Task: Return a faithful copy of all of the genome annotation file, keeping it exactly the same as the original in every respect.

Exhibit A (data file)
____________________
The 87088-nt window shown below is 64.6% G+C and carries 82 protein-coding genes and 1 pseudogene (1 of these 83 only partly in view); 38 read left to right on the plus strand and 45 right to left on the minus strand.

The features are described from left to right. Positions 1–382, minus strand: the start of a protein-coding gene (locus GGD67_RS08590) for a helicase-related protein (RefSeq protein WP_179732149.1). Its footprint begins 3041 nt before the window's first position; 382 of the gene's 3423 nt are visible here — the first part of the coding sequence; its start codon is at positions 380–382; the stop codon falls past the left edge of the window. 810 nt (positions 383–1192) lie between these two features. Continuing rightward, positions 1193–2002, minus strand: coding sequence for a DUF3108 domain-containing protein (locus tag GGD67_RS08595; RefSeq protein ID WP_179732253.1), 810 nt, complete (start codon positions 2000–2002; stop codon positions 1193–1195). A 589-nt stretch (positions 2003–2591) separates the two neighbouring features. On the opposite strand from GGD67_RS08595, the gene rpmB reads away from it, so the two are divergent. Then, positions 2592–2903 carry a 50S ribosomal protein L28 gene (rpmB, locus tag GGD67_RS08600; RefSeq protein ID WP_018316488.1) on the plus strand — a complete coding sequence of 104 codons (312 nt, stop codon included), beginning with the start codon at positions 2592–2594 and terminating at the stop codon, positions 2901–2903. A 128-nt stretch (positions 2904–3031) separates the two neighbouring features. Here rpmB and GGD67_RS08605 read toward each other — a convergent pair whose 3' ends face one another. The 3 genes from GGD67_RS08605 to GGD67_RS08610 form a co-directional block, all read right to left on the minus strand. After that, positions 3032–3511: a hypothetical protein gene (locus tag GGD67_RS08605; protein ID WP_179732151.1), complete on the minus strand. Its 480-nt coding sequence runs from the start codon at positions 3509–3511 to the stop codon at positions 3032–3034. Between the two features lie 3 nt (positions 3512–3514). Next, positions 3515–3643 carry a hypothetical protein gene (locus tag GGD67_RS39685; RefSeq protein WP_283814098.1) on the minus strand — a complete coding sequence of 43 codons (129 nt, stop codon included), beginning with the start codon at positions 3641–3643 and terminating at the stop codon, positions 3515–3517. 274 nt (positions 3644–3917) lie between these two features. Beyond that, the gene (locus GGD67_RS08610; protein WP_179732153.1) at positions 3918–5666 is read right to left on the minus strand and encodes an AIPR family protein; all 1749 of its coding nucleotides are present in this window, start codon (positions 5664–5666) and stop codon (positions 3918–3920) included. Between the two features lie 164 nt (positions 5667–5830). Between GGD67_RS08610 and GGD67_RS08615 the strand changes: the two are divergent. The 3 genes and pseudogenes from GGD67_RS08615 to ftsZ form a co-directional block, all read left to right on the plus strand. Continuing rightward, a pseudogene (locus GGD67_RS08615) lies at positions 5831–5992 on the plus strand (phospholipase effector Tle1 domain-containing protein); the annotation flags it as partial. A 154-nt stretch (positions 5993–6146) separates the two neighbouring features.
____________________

The 87088-nt window shown below is 64.6% G+C and carries 82 protein-coding genes and 1 pseudogene (1 of these 83 only partly in view); 38 read left to right on the plus strand and 45 right to left on the minus strand.

The features are described from left to right. Positions 1–382, minus strand: the start of a protein-coding gene (locus GGD67_RS08590) for a helicase-related protein (RefSeq protein WP_179732149.1). Its footprint begins 3041 nt before the window's first position; 382 of the gene's 3423 nt are visible here — the first part of the coding sequence; its start codon is at positions 380–382; the stop codon falls past the left edge of the window. 810 nt (positions 383–1192) lie between these two features. Continuing rightward, positions 1193–2002, minus strand: coding sequence for a DUF3108 domain-containing protein (locus tag GGD67_RS08595; RefSeq protein ID WP_179732253.1), 810 nt, complete (start codon positions 2000–2002; stop codon positions 1193–1195). A 589-nt stretch (positions 2003–2591) separates the two neighbouring features. On the opposite strand from GGD67_RS08595, the gene rpmB reads away from it, so the two are divergent. Then, positions 2592–2903 carry a 50S ribosomal protein L28 gene (rpmB, locus tag GGD67_RS08600; RefSeq protein ID WP_018316488.1) on the plus strand — a complete coding sequence of 104 codons (312 nt, stop codon included), beginning with the start codon at positions 2592–2594 and terminating at the stop codon, positions 2901–2903. A 128-nt stretch (positions 2904–3031) separates the two neighbouring features. Here rpmB and GGD67_RS08605 read toward each other — a convergent pair whose 3' ends face one another. The 3 genes from GGD67_RS08605 to GGD67_RS08610 form a co-directional block, all read right to left on the minus strand. After that, positions 3032–3511: a hypothetical protein gene (locus tag GGD67_RS08605; protein ID WP_179732151.1), complete on the minus strand. Its 480-nt coding sequence runs from the start codon at positions 3509–3511 to the stop codon at positions 3032–3034. Between the two features lie 3 nt (positions 3512–3514). Next, positions 3515–3643 carry a hypothetical protein gene (locus tag GGD67_RS39685; RefSeq protein WP_283814098.1) on the minus strand — a complete coding sequence of 43 codons (129 nt, stop codon included), beginning with the start codon at positions 3641–3643 and terminating at the stop codon, positions 3515–3517. 274 nt (positions 3644–3917) lie between these two features. Beyond that, the gene (locus GGD67_RS08610; protein WP_179732153.1) at positions 3918–5666 is read right to left on the minus strand and encodes an AIPR family protein; all 1749 of its coding nucleotides are present in this window, start codon (positions 5664–5666) and stop codon (positions 3918–3920) included. Between the two features lie 164 nt (positions 5667–5830). Between GGD67_RS08610 and GGD67_RS08615 the strand changes: the two are divergent. The 3 genes and pseudogenes from GGD67_RS08615 to ftsZ form a co-directional block, all read left to right on the plus strand. Continuing rightward, a pseudogene (locus GGD67_RS08615) lies at positions 5831–5992 on the plus strand (phospholipase effector Tle1 domain-containing protein); the annotation flags it as partial. A 154-nt stretch (positions 5993–6146) separates the two neighbouring features.